In This Issue • October 15, 2017


Pets may have lead exposure and toxicosis more often than veterinarians realize. In other news, veterinarians in Texas cared for animals and endured damage to their clinics during and after Hurricane Harvey.

See page 864

Letters to the Editor

See page 890

What Is Your Neurologic Diagnosis?

See page 897

Small Animals

Investigation of blood lead concentrations in dogs living in Flint, Michigan

In January 2016, lead contamination of the water supply in Flint, Mich, resulted in state and federal declarations of a state of emergency. Although most relief efforts in the city focused on human exposure, findings of a study involving 284 dogs residing in Flint, Mich (test population), and 47 dogs residing in East Lansing, Mich (control population), and immediately adjacent areas suggested that the impact of the Flint water crisis extended to companion animals. Four of the 284 test population dogs had blood lead concentrations > 50 ppb (the reportable limit in the state of Michigan) and an additional 20 had concentrations > 20 ppb. Overall, blood lead concentrations of test population dogs were higher than those of control dogs.

See page 912

Clinical performance of a commercial point-of-care urine culture system for identification of bacteriuria in dogs

Point-of-care urine culture kits have been developed to address the limitations of having to send urine samples to a diagnostic laboratory for testing. In a prospective study involving urine samples (n = 84) from 71 dogs, results of a commercially available compartmentalized urine culture and antimicrobial test plate were compared with those of standard laboratory methods. Overall sensitivity of the CCSP method to detect bacteriuria was 93%, and specificity was 100%. Thirty-three of 43 (77%) and 19 of 33 (58%) CCSP bacterial isolates were correctly identified to the genus and species level, respectively. The CCSP antimicrobial susceptibility results matched those for reference cultures for only 13 of 33 (39%) isolates evaluated.

See page 922

Blood transfusion requirement and factors associated with transfusion following liver lobectomy in dogs and cats Hemorrhage is a common complication follow liver lobectomy in dogs and cats.

A review of medical records for dogs and cats undergoing liver lobectomy found that 11 of 63 (17%) dogs and 4 of 9 cats required a blood transfusion. Mortality rate was 8% for dogs and 22% for cats. Pre- and postoperative PCV and plasma total solids concentration were significantly lower and mortality rate was significantly higher in dogs requiring transfusion than in dogs not requiring transfusion. Postoperative PCV was significantly lower in cats requiring transfusion than in cats not requiring transfusion. Findings suggested that veterinarians performing liver lobectomies in dogs and cats should have blood products readily available.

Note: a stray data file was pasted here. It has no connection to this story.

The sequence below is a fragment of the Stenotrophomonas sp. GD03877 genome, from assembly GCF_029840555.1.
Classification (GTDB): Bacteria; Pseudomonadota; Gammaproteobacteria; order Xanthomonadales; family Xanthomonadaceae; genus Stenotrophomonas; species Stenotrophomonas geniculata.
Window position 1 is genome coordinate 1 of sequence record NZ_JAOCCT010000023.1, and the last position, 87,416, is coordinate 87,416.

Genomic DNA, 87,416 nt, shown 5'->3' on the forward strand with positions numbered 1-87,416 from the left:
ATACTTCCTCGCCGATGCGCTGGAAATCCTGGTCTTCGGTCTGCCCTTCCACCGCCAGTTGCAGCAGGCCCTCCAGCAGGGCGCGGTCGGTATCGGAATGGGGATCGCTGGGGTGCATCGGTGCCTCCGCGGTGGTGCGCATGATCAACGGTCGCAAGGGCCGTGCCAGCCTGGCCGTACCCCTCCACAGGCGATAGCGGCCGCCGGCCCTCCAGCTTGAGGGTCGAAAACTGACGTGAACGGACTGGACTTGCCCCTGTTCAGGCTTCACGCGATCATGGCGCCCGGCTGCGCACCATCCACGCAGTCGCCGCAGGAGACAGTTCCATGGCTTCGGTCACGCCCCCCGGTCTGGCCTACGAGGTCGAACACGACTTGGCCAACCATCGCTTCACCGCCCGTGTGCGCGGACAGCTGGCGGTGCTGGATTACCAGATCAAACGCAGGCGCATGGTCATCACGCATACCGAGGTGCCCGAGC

See page 929

Poliglecaprone 25 for perineal urethrostomy in cats

Traditionally, in cats undergoing perineal urethrostomy, the urethral mucosa is sutured to the skin in a simple interrupted pattern with a nonabsorbable suture. However, this necessitates suture removal approximately 2 weeks after surgery, which may require sedation or anesthesia. In a review of medical records for 61 cats in which poliglecaprone 25, a rapidly absorbing suture, was used for PU closure, 11 (18%) developed minor short-term complications, 1 (1.6%) developed a major short-term complication requiring surgical revision, and 16 (42%) developed minor long-term complications. These complication rates were comparable to rates reported in previous studies in which slowly absorbable or nonabsorbable sutures were used.

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Malignant collision tumors in two dogs

A 13-year-old Labrador Retriever with a 4-cm-diameter ulcerated perianal mass and a 12-year-old Golden Retriever with a 5-cm-diameter ulcerated dermal mass in the flank were brought to a referral oncology practice for evaluation. Both masses were resected with wide margins without postoperative complications. The perianal mass was diagnosed as a perianal gland carcinoma with adjacent hemangiosarcoma. The flank mass was diagnosed as a fibrosarcoma with an adjacent mast cell tumor. For both dogs, a diagnosis of collision tumor was made. A search of the database of the Veterinary Diagnostic Laboratories at Colorado State University yielded 37 additional cases involving dogs with malignant nontesticular collision tumors.

See page 941

Zoo Animals

Epidemiology of clinical feline herpesvirus infection in zoo-housed cheetahs

Feline herpesvirus infection is endemic in cheetahs housed in zoos, but information is lacking on risk factors for development of clinical FHV infection. In a study of 144 cheetah cubs born in 6 zoos from 1988 through 2007, the cumulative incidence of FHV infection was 35% (50/144). No significant association between dam and offspring infection was identified. For cheetahs up to 3 months of age, the most important predictor of FHV infection was having a dam that had received a preparturition FHV vaccine regimen that included a modified-live virus vaccine versus a dam that had received no preparturition vaccine. Other risk factors included being from a small litter, being born to a primiparous dam, and male sex.

See page 946